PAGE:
How much you want to know is up to you when building a PC
You’ll be able to figure out how to build a PC as long as you know the basics listed above. However, if you want to go above and beyond building a basic PC, you’ll probably need to do a little bit more research. Don’t worry though, this is usually fun if you’re interested in building a PC – and if you’re reading this, you probably are! -GamersNexus
The previous definitions guide covered top-level topics, like PC components and general acronyms or initialisms that are encountered in the world of PCs. For the enthusiast digging deeper, we’ve also broken-out more in-depth terms in the guide below.
What are some additional PC hardware terms you should know?
Motherboard & CPU Terms
VRM: Voltage Regulator Module. These are also present on the video card. VRMs are often specified as having a certain number of phases, e.g. 6+1 phase. Although there’s more to it than just phases, an increased number of VRM phases does generally improve the “cleanliness” of the voltage provided to the CPU (or GPU), and thus the stable OC potential grows. VRMs consist of chokes, MOSFETs, and capacitors.
Capacitor: Small capsules located across the board and other components. Capacitors are responsible for storing and managing power.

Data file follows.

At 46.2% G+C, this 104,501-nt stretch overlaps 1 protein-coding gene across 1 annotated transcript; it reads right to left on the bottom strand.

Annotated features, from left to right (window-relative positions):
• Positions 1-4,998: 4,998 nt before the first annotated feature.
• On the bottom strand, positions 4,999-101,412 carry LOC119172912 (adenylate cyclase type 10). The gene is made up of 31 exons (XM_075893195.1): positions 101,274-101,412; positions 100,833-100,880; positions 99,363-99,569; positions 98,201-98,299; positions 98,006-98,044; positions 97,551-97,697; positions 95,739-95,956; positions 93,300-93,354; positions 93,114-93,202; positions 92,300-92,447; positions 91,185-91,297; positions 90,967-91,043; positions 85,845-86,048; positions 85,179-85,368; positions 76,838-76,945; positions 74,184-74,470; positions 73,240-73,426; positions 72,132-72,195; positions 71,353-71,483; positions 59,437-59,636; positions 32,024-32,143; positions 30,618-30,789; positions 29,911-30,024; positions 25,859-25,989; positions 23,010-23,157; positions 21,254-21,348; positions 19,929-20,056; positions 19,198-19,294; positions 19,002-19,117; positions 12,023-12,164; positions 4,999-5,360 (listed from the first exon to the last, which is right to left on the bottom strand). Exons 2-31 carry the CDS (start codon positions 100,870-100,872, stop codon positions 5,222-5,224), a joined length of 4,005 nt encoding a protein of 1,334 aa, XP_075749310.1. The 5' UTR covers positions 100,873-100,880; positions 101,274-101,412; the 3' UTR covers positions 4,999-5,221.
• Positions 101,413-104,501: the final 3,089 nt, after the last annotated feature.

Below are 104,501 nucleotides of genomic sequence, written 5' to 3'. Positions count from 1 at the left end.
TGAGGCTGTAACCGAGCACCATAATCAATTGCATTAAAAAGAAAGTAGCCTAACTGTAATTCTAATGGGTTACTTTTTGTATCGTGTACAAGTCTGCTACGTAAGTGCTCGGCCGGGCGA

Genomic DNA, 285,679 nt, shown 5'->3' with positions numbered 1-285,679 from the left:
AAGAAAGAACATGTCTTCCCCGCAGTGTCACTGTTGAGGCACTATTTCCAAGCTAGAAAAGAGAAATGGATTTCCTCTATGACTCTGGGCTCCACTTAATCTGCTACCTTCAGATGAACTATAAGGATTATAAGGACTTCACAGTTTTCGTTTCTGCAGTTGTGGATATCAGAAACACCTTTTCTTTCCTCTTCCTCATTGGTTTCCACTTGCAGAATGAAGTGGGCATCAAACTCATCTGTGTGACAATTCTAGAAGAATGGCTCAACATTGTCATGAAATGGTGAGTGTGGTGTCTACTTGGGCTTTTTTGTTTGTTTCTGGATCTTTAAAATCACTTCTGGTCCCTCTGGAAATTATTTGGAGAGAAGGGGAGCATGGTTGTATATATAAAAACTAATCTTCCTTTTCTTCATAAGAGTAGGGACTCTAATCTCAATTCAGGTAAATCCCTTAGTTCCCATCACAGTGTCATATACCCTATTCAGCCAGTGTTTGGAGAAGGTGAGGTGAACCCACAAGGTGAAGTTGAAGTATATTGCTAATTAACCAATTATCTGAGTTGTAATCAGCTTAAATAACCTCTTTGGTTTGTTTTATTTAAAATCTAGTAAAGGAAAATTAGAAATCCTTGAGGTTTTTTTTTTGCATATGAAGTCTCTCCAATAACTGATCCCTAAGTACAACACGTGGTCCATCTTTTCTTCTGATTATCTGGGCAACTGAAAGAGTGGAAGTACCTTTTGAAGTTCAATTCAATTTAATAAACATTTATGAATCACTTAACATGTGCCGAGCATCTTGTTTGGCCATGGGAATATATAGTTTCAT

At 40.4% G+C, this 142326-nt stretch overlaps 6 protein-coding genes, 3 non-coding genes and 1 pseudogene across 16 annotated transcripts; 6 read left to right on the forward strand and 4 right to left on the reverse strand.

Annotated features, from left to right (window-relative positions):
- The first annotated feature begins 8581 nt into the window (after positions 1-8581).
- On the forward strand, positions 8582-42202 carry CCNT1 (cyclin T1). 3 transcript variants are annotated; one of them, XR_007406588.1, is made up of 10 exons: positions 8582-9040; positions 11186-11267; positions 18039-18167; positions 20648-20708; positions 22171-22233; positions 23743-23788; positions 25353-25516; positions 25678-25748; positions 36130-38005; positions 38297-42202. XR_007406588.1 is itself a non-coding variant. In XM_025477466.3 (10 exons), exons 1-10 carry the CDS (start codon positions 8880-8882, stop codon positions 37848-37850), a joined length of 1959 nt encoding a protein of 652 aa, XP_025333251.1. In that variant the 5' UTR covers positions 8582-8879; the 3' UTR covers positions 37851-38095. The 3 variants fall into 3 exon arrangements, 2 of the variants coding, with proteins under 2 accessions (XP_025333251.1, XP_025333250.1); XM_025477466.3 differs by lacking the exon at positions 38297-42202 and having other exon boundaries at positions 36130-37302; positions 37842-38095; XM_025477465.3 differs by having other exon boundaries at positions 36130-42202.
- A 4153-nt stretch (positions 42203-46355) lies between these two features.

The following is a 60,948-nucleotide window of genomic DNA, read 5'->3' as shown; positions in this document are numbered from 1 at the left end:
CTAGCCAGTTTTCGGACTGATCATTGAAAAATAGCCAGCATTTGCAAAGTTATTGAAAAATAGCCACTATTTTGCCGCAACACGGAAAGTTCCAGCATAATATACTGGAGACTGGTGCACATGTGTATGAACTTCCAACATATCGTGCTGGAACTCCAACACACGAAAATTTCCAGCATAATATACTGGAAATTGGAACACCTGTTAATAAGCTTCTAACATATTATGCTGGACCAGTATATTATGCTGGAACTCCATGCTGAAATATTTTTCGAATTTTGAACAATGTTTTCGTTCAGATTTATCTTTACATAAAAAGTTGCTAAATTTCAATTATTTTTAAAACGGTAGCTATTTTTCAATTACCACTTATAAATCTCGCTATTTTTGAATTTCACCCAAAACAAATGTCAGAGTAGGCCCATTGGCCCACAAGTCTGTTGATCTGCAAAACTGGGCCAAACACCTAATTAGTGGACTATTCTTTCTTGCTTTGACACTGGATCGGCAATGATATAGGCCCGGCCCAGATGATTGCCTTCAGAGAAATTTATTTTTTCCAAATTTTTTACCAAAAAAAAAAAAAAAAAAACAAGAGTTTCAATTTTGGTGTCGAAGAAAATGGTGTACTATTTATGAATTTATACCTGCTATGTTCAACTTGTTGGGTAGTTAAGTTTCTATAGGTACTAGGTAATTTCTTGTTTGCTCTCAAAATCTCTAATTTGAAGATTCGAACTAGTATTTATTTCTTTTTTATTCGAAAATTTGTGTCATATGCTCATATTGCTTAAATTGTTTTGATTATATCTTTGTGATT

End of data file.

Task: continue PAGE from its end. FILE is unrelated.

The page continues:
Transistor: Small electrical processing component. There are billions of these on the average CPU and GPU.
BGA: Ball-Grid Array, a specific type of component engineering that is not user-serviceable. CPUs and motherboards which use a BGA connection will be soldered together.
PLX/PEX: A chip on some multi-GPU motherboards which multiplexes the PCI-e lanes, thereby manipulating lane count in a fashion which allows expanded multi-GPU configurations.
Die: The piece of silicon that would most accurately be described as the CPU. A silicon die is cut from a silicon wafer, cut from a silicon crystal. Silicon is a synthetic material made mostly of sand.
IHS: Integrated Heat-Spreader, located on top of the silicon die, on top of the CPU and its substrate.
Substrate: The green foundation for the CPU.
PCB: Printed Circuit-Board. Most components have one of these – the motherboard is a printed circuit-board with components surface-mounted, as are the memory modules and video cards.
GbE: Gigabit Ethernet.
Vcore: Voltage (Core), used in CPU overclocking to stabilize the overclock.
VRM: See above.
GDDR5: A specific type of high-speed memory that most modern GPUs will access. This memory is located on the video card PCB and is physically closer to the GPU, just part of its speed advantage over system memory. GDDR5 operates at roughly 8Gbps/die.
GDDR5X: A new version of GDDR5 memory, introduced by Micron and nVidia on the GTX 1080 in 2016. GDDR5X has a throughput potential in the range of 13-14Gbps/die and is lower voltage than GDDR5.
HBM: High-Bandwidth Memory, introduced by AMD on the Fiji GPU in 2015. HBM “lives” on the same substrate as the GPU, rather than the video card PCB. This allows for a smaller form factor video card that is capable of significantly greater throughput (upwards of 1TB/s on HBM2).